QUESTION THREE: “Do you remember the hogs he used to raise?”

RESPONSE:  Yeah! He raised lot of hogs! Sometimes he’d  have six or seven of them, or maybe more.  He raised them up, and  that winter, he’d fatten them up... and then...kill a hog just ‘bout ever two or three weeks.  And all that bunch of his that I just mentioned some of them ...they could really eat ‘cause he worked them all.  

And they cleared a lot of new grounds.  New ground is where you cut all the trees and bushes, and things down...and take a scratcher that had ‘bout six to eight springs on it...and you’d scratch that’d hit roots, pull them way out, and then turn them loose on you.. and they’d hit you on the chin.  Now...talking ‘bout hurting...that hurt!  He did that pretty regular.  My dad started that also. But I got big enough to plow, he thought, I’d help him clear new ground every winter, and-uh scratch that thing up, and plant it in corn.  You always planted new ground in corn ‘cause it would grow tall, up enough so you couldn’t hurt it as bad as cotton, or stuff that would make the weeds near as large.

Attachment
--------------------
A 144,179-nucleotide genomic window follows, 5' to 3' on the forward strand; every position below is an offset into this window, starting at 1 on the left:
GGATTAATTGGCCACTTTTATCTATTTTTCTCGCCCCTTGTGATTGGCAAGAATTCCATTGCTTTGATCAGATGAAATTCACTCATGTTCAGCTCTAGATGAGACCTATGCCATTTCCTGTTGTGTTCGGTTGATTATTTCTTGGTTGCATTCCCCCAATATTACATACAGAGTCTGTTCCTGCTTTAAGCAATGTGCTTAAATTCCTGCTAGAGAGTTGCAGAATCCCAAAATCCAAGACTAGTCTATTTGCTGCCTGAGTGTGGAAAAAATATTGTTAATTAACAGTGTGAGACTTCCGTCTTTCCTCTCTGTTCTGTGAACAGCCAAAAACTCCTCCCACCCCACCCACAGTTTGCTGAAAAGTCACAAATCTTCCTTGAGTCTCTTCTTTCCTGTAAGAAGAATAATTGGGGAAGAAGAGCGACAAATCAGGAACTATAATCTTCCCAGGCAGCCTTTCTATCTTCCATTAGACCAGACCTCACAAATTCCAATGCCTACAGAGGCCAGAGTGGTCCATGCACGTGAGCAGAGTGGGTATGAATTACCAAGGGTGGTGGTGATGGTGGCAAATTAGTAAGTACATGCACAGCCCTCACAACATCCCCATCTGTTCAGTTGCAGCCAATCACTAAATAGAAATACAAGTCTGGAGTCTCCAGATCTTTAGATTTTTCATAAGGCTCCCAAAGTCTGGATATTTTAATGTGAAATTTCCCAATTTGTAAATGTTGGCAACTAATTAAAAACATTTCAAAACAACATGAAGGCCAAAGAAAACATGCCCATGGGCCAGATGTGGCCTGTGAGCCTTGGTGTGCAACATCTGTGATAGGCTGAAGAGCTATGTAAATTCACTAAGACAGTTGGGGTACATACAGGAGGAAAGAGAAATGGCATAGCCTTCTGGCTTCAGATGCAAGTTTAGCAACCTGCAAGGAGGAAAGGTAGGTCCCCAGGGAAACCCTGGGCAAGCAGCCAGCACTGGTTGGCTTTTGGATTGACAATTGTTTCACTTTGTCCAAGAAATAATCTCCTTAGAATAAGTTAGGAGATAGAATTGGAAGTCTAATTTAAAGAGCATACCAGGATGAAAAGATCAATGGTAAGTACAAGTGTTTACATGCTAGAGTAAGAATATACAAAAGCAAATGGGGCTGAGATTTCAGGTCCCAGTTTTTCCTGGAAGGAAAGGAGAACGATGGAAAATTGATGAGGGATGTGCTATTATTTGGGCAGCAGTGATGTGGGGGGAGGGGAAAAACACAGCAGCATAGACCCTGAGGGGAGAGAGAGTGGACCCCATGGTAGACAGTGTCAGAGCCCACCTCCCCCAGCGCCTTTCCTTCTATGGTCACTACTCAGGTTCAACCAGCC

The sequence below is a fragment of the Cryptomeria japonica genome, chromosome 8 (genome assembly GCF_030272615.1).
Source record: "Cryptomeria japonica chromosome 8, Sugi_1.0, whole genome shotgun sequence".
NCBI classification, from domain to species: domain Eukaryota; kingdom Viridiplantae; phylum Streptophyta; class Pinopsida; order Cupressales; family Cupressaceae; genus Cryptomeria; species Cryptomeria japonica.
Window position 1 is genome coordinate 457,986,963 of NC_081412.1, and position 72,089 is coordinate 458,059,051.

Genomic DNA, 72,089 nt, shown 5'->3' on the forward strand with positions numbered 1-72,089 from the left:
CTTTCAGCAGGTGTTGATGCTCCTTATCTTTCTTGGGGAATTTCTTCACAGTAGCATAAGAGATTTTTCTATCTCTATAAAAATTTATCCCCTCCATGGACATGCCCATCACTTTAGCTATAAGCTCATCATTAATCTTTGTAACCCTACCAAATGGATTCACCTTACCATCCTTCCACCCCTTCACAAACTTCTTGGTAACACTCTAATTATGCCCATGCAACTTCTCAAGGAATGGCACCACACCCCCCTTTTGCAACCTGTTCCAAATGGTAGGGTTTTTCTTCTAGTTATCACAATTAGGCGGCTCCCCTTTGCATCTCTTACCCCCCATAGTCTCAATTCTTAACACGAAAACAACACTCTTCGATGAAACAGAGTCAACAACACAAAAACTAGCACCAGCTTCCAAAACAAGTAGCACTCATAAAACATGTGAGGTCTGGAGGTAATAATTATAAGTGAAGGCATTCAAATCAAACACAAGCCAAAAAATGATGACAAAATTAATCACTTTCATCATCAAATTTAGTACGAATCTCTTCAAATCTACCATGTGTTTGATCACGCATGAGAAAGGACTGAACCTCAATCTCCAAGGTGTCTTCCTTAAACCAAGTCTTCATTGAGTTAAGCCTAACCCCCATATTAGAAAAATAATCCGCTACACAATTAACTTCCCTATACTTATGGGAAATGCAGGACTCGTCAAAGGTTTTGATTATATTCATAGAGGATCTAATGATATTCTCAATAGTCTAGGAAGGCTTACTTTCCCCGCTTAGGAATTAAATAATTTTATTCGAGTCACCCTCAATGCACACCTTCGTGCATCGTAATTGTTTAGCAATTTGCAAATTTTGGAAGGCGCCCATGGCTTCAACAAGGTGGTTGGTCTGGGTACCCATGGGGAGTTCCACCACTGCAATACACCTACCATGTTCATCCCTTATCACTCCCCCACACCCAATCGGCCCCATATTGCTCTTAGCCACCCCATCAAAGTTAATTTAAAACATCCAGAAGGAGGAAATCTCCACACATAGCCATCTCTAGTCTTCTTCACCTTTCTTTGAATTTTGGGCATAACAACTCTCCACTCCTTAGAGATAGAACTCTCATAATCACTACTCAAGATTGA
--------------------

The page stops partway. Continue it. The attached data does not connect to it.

Back to Mama Kilgore...she would have a lot of dishes to wash. They pretty well let the girls and boys that worked in the fields, take a nap about twenty or thirty minutes, and then take them back to the field.  And they worked to dark, I’m telling you!  When it got too dark to plow or hoe, or stuff like that, they got to come on in home for supper.

QUESTION FOUR: “How did they do a bath back then?”

RESPONSE: They would have a great big grandmother would have a lot of water, and a big old stove, and the.......(The response was not finished because the DVD video stopped at this point.)

Now, I share some personal sentiments with you in conclusion to this wonderful interview.  It is great to have life in the past recorded for the future, and I appreciate Jimmy and Herbert Kilgore taking the time to do just that.

A year ago, this Memorial Day weekend, we had our Kilgore Family Reunion.  This whole year has passed so quickly.  I post this special interview this Memorial Day weekend, 2013, in tribute to that gathering as well as in MEMORIAM to PaPa Kilgore , Granny Kilgore, and all our aunts and uncles, and their children. Remember that in a year, we will meet for our next Kilgore Cousins Reunion on Memorial Day weekend, 2014.  Place it on your calendar right now. 

I close with this thought.  May all your blistering, hot and humid summers and your cold and freezing winters be as beautiful, flowering, refreshing springtimes,

Johnny Kilgore